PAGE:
Lead investigator: Alejandra Ortiz (Arizona State University)
Teeth are often used to make taxonomic and behavioral assessments for fossil specimens because they survive quite well in the fossil record. A great deal of anthropological research focuses on the validity of dental characters and dental morphology for assessing one or the other of these two facets of hominin and hominoid evolution, especially in regards to developmental processes that may affect those assessments.
We are currently investigating the tooth morphology of gibbons and siamangs, in the hopes of better identifying fossil specimens. Recently, we used these methods to determine the phylogenetic affinities of Bunopithecus sericus, a Pleistocene fossil gibbon from Sichuan, China. The phylogenetic position of Bunopithecus remains under debate, but has important implications for the taxonomy of the living hylobatids. Our results indicate that Bunopithecus is closely related to, but distinct from, the Hoolock gibbons alive today.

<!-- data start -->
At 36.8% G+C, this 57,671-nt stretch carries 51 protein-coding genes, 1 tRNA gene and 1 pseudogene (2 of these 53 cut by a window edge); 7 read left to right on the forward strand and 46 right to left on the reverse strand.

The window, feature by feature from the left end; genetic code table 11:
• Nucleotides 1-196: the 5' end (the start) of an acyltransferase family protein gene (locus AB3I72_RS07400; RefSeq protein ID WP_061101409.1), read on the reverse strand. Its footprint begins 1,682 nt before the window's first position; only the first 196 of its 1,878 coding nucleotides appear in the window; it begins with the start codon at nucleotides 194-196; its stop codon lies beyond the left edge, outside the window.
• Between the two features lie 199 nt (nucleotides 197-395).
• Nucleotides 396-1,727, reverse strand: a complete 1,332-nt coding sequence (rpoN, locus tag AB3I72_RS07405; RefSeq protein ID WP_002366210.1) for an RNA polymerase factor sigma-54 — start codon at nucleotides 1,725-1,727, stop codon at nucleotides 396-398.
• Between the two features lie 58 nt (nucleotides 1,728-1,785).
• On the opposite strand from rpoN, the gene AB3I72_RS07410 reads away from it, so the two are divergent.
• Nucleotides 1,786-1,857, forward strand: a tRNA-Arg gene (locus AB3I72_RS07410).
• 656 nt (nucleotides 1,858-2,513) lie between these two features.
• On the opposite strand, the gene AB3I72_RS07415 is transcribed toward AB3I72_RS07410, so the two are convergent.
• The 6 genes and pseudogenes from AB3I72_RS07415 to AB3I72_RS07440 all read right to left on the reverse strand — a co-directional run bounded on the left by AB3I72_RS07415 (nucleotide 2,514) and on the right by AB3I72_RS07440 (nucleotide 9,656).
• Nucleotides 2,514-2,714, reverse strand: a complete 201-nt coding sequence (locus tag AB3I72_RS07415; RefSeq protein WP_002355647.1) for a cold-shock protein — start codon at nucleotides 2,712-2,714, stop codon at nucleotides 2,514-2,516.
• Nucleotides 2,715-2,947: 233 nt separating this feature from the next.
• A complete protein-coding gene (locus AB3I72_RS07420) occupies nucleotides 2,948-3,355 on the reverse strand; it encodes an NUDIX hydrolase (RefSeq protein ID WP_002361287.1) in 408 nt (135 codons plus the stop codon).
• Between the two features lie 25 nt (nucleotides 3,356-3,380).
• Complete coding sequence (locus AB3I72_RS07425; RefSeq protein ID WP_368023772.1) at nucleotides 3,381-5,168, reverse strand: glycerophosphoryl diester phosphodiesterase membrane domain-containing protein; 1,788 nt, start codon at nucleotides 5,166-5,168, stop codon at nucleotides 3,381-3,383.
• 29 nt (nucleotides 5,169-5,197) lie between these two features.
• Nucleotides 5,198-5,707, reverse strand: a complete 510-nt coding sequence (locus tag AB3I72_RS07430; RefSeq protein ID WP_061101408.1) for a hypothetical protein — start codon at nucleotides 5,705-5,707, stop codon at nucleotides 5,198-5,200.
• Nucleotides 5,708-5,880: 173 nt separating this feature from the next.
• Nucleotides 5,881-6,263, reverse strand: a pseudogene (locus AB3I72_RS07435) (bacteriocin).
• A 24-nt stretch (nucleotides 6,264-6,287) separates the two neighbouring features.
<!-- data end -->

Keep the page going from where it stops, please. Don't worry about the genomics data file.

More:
- 2015. Ortiz A, Pilbrow V, Villamil CI, Korsgaard JG, Bailey SE, Harrison T. The taxonomic and phylogenetic affinities of Bunopithecus sericus, a fossil hylobatid from the Pleistocene of China. PLOS ONE 10(7):e0131206. doi: 10.1371/journal.pone.0131206
- In prep. Zhang Y, Kimock C, Villamil CI, Harrison T, Ortiz A. New hylobatid dental remains from Pleistocene deposits of Guangxi province, southern China.
- 2017. Ortiz A, Villamil CI, Kimock CM, He K, Harrison T. Tracking hylobatid taxonomic diversity from molar morphometrics. Am J Phys Anthropol. [abstract]
- 2015. Ortiz A, Pilbrow V, Villamil CI, Korsgaard JG, Bailey SE, Harrison T. The systematic status of Bunopithecus sericus, a Pleistocene gibbon from Chongqing Province, southern China. Am J Phys Anthropol 156(S60):242. [abstract]